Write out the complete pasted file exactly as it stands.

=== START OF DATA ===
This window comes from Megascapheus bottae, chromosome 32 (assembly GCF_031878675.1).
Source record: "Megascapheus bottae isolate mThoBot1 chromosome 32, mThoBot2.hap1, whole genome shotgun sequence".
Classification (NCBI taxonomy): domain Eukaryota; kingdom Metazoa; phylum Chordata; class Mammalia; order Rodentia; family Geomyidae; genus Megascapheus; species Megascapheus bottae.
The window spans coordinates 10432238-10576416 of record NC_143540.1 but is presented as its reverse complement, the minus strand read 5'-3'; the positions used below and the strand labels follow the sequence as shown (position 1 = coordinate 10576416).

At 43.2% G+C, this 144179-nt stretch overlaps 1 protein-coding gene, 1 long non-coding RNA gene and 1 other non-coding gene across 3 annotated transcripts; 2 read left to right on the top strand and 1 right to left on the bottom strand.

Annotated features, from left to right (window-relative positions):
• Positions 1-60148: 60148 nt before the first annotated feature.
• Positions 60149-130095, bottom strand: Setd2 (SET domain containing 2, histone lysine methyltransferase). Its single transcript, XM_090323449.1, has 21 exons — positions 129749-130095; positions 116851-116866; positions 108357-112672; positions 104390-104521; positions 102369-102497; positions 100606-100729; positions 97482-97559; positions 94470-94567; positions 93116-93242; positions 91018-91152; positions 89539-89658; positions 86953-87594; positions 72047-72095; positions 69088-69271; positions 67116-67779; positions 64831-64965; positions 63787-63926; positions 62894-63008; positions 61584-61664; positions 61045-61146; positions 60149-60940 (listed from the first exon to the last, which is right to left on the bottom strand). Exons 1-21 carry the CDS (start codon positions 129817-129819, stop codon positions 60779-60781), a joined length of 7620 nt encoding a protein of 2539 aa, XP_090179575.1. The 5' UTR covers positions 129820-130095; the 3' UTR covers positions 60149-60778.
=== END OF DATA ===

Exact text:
This window comes from Megascapheus bottae, chromosome 32 (assembly GCF_031878675.1).
Source record: "Megascapheus bottae isolate mThoBot1 chromosome 32, mThoBot2.hap1, whole genome shotgun sequence".
Classification (NCBI taxonomy): domain Eukaryota; kingdom Metazoa; phylum Chordata; class Mammalia; order Rodentia; family Geomyidae; genus Megascapheus; species Megascapheus bottae.
The window spans coordinates 10432238-10576416 of record NC_143540.1 but is presented as its reverse complement, the minus strand read 5'-3'; the positions used below and the strand labels follow the sequence as shown (position 1 = coordinate 10576416).

At 43.2% G+C, this 144179-nt stretch overlaps 1 protein-coding gene, 1 long non-coding RNA gene and 1 other non-coding gene across 3 annotated transcripts; 2 read left to right on the top strand and 1 right to left on the bottom strand.

Annotated features, from left to right (window-relative positions):
• Positions 1-60148: 60148 nt before the first annotated feature.
• Positions 60149-130095, bottom strand: Setd2 (SET domain containing 2, histone lysine methyltransferase). Its single transcript, XM_090323449.1, has 21 exons — positions 129749-130095; positions 116851-116866; positions 108357-112672; positions 104390-104521; positions 102369-102497; positions 100606-100729; positions 97482-97559; positions 94470-94567; positions 93116-93242; positions 91018-91152; positions 89539-89658; positions 86953-87594; positions 72047-72095; positions 69088-69271; positions 67116-67779; positions 64831-64965; positions 63787-63926; positions 62894-63008; positions 61584-61664; positions 61045-61146; positions 60149-60940 (listed from the first exon to the last, which is right to left on the bottom strand). Exons 1-21 carry the CDS (start codon positions 129817-129819, stop codon positions 60779-60781), a joined length of 7620 nt encoding a protein of 2539 aa, XP_090179575.1. The 5' UTR covers positions 129820-130095; the 3' UTR covers positions 60149-60778.